Every year we listen to a host of theories about the Star of Bethlehem. The story of the star appears only in Matthew’s Gospel, in one of the two Infancy Narratives in the gospels. The other is in the Gospel of Luke. Both of these stories are wonderful tales which are really trying to tell Christians about the adult, risen Christ — according to Christians. These stories are not at all about what really happened. Phil Plait does an excellent job dealing with what may or may not have really happened, and he’s probably right that the tale grew in the telling.
There were no birth certificates. The birth of Christ wasn’t even celebrated in early Christianity. The celebration grew up gradually throughout the Roman Empire, really only taking root after Christianity became a legal religion in 313 C.E. Christians gradually converted the old Roman feast of Sol Invictus (Unconquered Sun) to a celebration of the birth of the Christ. While the Northern Hemisphere was at it’s darkest, Christians began to celebrate the birth of the Light of the World. The celebration was symbolic from the start, and the Gospel writers were quite comfortable using symbolism to introduce a wider audience to the Risen Christ by telling a rich story of His birth. Did they take some liberties? No doubt.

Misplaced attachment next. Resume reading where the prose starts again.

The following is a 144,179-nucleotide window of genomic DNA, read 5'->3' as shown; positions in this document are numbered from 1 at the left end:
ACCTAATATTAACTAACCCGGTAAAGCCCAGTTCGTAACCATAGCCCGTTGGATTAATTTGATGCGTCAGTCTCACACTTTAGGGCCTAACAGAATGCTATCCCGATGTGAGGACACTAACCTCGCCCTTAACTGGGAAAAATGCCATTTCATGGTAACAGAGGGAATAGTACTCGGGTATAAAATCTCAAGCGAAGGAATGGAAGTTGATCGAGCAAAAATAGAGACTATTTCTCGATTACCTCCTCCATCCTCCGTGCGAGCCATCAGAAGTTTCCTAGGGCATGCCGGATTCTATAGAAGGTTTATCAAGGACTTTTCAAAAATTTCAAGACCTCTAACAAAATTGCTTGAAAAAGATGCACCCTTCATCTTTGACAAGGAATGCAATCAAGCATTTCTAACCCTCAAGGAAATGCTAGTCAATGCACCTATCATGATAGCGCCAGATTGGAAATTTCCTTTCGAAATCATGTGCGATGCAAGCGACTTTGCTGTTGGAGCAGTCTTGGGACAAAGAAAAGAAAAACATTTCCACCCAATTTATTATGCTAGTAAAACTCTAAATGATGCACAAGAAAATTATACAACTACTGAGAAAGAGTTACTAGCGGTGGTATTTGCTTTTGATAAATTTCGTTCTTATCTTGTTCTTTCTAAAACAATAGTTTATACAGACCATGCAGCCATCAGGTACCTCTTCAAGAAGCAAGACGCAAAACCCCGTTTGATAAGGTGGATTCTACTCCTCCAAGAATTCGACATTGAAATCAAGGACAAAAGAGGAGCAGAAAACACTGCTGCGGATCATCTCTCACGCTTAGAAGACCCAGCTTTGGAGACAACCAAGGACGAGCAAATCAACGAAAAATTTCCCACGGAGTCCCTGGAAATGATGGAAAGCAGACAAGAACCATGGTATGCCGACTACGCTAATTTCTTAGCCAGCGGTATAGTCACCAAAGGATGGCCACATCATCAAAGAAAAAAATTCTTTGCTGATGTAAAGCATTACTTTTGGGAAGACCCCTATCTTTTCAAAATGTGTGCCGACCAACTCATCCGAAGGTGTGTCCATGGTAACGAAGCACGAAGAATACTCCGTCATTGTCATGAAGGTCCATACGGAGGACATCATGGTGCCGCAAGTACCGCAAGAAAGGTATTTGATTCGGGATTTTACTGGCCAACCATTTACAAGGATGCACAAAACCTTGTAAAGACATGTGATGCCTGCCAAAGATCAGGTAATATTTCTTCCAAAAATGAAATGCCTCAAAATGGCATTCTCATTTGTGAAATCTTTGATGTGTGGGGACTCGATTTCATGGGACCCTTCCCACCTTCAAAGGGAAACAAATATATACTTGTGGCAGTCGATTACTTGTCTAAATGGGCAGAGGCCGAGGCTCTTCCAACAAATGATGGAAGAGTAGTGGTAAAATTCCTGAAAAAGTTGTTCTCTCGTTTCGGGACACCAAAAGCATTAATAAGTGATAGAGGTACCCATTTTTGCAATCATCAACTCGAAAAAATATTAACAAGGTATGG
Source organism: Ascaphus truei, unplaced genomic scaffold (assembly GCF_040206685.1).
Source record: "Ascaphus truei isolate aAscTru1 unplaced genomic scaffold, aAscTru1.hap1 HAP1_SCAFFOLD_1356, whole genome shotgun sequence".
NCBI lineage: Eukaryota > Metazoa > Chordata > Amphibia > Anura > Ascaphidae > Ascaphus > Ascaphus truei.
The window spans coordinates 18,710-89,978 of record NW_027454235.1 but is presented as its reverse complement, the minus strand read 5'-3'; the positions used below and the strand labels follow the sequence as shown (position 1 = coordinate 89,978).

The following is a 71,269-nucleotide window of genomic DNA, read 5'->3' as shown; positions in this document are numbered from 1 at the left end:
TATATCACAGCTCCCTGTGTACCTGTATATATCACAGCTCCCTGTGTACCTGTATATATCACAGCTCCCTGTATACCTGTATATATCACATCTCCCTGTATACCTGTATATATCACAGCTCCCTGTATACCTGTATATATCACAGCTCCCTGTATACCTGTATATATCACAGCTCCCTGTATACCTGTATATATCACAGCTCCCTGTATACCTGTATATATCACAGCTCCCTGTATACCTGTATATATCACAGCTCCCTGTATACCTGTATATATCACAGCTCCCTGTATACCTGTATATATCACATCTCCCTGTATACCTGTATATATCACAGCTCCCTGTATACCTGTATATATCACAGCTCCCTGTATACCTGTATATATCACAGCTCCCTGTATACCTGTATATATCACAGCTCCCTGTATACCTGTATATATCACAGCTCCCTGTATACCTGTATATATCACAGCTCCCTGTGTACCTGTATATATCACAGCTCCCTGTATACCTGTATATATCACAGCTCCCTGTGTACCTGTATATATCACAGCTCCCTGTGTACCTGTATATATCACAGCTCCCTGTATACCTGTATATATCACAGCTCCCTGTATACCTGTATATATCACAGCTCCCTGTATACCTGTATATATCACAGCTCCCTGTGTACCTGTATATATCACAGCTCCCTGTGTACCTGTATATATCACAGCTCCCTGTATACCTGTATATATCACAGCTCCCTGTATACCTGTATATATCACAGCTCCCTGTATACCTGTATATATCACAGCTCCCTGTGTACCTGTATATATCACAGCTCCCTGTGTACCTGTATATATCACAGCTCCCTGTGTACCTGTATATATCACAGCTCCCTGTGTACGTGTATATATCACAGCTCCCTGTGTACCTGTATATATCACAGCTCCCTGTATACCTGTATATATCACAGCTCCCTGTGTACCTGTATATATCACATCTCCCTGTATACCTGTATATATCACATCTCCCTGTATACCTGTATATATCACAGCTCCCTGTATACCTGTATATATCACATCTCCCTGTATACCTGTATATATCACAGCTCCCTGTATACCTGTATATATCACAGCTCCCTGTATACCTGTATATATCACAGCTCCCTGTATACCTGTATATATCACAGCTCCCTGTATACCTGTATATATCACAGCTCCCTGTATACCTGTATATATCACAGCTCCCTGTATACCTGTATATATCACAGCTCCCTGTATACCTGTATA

Theology is my day job. See, some Liberals do appreciate religion.
Why am I giving space here about the famous Star? Call it a preemptive strike against the Christian radicals as we move further into the election season. We are still in the middle of a Holiday Season, and have already endured strange and bizarre claims that there continues to be a “War on Christmas.” We can anticipate equally weird and bizarre claims as we move forward to the 2008 Presidential Election.
What will the weird right have in store for us? How will they work to create God in their image? In anticipation of all of the unholy rhetoric about to spew forth from the conservatives, I can’t help thinking of Yeats:
And what rough beast, its hour come round at last,
Slouches towards Bethlehem to be born?
Simple emotion may sway simple people. The weird right has used simplistic and hate-filled quasi-religious arguments before to sway the masses. Whatever they come up over the next 11 months, we must hold them to facts — and science. Otherwise, we haven’t got a prayer.